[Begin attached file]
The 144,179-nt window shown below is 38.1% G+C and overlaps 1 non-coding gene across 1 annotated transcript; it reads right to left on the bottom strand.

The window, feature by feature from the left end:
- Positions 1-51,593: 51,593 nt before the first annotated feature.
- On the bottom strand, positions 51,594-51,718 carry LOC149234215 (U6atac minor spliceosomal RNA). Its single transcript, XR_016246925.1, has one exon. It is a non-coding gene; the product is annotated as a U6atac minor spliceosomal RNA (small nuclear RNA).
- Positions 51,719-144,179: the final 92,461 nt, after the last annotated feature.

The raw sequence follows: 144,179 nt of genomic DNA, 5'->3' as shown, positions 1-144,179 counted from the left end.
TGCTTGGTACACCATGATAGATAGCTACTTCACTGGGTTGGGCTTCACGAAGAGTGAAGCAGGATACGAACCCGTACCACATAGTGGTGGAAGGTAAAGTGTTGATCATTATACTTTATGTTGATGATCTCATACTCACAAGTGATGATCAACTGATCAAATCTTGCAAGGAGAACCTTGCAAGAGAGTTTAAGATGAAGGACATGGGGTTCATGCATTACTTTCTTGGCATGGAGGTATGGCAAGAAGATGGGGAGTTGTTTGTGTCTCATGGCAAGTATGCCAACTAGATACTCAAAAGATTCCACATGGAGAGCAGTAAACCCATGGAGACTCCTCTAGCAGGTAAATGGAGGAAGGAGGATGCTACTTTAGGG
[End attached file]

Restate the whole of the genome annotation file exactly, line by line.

The 144,179-nt window shown below is 38.1% G+C and overlaps 1 non-coding gene across 1 annotated transcript; it reads right to left on the bottom strand.

The window, feature by feature from the left end:
- Positions 1-51,593: 51,593 nt before the first annotated feature.
- On the bottom strand, positions 51,594-51,718 carry LOC149234215 (U6atac minor spliceosomal RNA). Its single transcript, XR_016246925.1, has one exon. It is a non-coding gene; the product is annotated as a U6atac minor spliceosomal RNA (small nuclear RNA).
- Positions 51,719-144,179: the final 92,461 nt, after the last annotated feature.

The raw sequence follows: 144,179 nt of genomic DNA, 5'->3' as shown, positions 1-144,179 counted from the left end.
TGCTTGGTACACCATGATAGATAGCTACTTCACTGGGTTGGGCTTCACGAAGAGTGAAGCAGGATACGAACCCGTACCACATAGTGGTGGAAGGTAAAGTGTTGATCATTATACTTTATGTTGATGATCTCATACTCACAAGTGATGATCAACTGATCAAATCTTGCAAGGAGAACCTTGCAAGAGAGTTTAAGATGAAGGACATGGGGTTCATGCATTACTTTCTTGGCATGGAGGTATGGCAAGAAGATGGGGAGTTGTTTGTGTCTCATGGCAAGTATGCCAACTAGATACTCAAAAGATTCCACATGGAGAGCAGTAAACCCATGGAGACTCCTCTAGCAGGTAAATGGAGGAAGGAGGATGCTACTTTAGGG